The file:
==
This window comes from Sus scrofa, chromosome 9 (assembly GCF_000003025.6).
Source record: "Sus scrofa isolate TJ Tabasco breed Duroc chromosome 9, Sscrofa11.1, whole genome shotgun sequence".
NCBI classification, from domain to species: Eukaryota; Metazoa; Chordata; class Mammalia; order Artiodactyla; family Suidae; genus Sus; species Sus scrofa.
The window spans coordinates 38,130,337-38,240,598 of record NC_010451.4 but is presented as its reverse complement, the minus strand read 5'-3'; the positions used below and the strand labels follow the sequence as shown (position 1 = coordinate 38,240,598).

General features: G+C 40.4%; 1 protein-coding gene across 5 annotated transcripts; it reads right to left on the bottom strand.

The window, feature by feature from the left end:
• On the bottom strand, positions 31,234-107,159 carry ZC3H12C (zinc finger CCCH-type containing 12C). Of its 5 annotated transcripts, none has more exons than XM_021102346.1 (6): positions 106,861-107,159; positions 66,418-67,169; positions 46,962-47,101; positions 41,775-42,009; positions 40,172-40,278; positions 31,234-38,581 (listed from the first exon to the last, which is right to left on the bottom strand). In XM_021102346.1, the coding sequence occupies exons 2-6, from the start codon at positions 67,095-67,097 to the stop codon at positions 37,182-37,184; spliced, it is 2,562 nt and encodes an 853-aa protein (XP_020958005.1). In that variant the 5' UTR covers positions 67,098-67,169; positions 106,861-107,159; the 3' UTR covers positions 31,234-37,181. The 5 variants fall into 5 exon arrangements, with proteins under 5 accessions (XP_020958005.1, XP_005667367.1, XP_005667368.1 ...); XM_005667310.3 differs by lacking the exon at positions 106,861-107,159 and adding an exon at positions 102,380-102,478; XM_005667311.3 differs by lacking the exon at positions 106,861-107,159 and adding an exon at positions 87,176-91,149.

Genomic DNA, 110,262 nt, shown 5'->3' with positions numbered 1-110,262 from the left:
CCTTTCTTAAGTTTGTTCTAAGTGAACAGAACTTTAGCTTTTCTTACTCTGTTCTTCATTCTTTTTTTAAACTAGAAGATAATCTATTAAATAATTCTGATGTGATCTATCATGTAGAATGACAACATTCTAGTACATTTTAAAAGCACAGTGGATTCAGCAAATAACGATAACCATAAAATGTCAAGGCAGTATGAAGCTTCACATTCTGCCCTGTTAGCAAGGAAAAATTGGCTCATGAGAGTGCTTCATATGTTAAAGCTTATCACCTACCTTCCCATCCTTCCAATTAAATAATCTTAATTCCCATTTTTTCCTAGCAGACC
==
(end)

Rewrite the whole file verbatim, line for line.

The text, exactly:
This window comes from Sus scrofa, chromosome 9 (assembly GCF_000003025.6).
Source record: "Sus scrofa isolate TJ Tabasco breed Duroc chromosome 9, Sscrofa11.1, whole genome shotgun sequence".
NCBI classification, from domain to species: Eukaryota; Metazoa; Chordata; class Mammalia; order Artiodactyla; family Suidae; genus Sus; species Sus scrofa.
The window spans coordinates 38,130,337-38,240,598 of record NC_010451.4 but is presented as its reverse complement, the minus strand read 5'-3'; the positions used below and the strand labels follow the sequence as shown (position 1 = coordinate 38,240,598).

General features: G+C 40.4%; 1 protein-coding gene across 5 annotated transcripts; it reads right to left on the bottom strand.

The window, feature by feature from the left end:
• On the bottom strand, positions 31,234-107,159 carry ZC3H12C (zinc finger CCCH-type containing 12C). Of its 5 annotated transcripts, none has more exons than XM_021102346.1 (6): positions 106,861-107,159; positions 66,418-67,169; positions 46,962-47,101; positions 41,775-42,009; positions 40,172-40,278; positions 31,234-38,581 (listed from the first exon to the last, which is right to left on the bottom strand). In XM_021102346.1, the coding sequence occupies exons 2-6, from the start codon at positions 67,095-67,097 to the stop codon at positions 37,182-37,184; spliced, it is 2,562 nt and encodes an 853-aa protein (XP_020958005.1). In that variant the 5' UTR covers positions 67,098-67,169; positions 106,861-107,159; the 3' UTR covers positions 31,234-37,181. The 5 variants fall into 5 exon arrangements, with proteins under 5 accessions (XP_020958005.1, XP_005667367.1, XP_005667368.1 ...); XM_005667310.3 differs by lacking the exon at positions 106,861-107,159 and adding an exon at positions 102,380-102,478; XM_005667311.3 differs by lacking the exon at positions 106,861-107,159 and adding an exon at positions 87,176-91,149.

Genomic DNA, 110,262 nt, shown 5'->3' with positions numbered 1-110,262 from the left:
CCTTTCTTAAGTTTGTTCTAAGTGAACAGAACTTTAGCTTTTCTTACTCTGTTCTTCATTCTTTTTTTAAACTAGAAGATAATCTATTAAATAATTCTGATGTGATCTATCATGTAGAATGACAACATTCTAGTACATTTTAAAAGCACAGTGGATTCAGCAAATAACGATAACCATAAAATGTCAAGGCAGTATGAAGCTTCACATTCTGCCCTGTTAGCAAGGAAAAATTGGCTCATGAGAGTGCTTCATATGTTAAAGCTTATCACCTACCTTCCCATCCTTCCAATTAAATAATCTTAATTCCCATTTTTTCCTAGCAGACC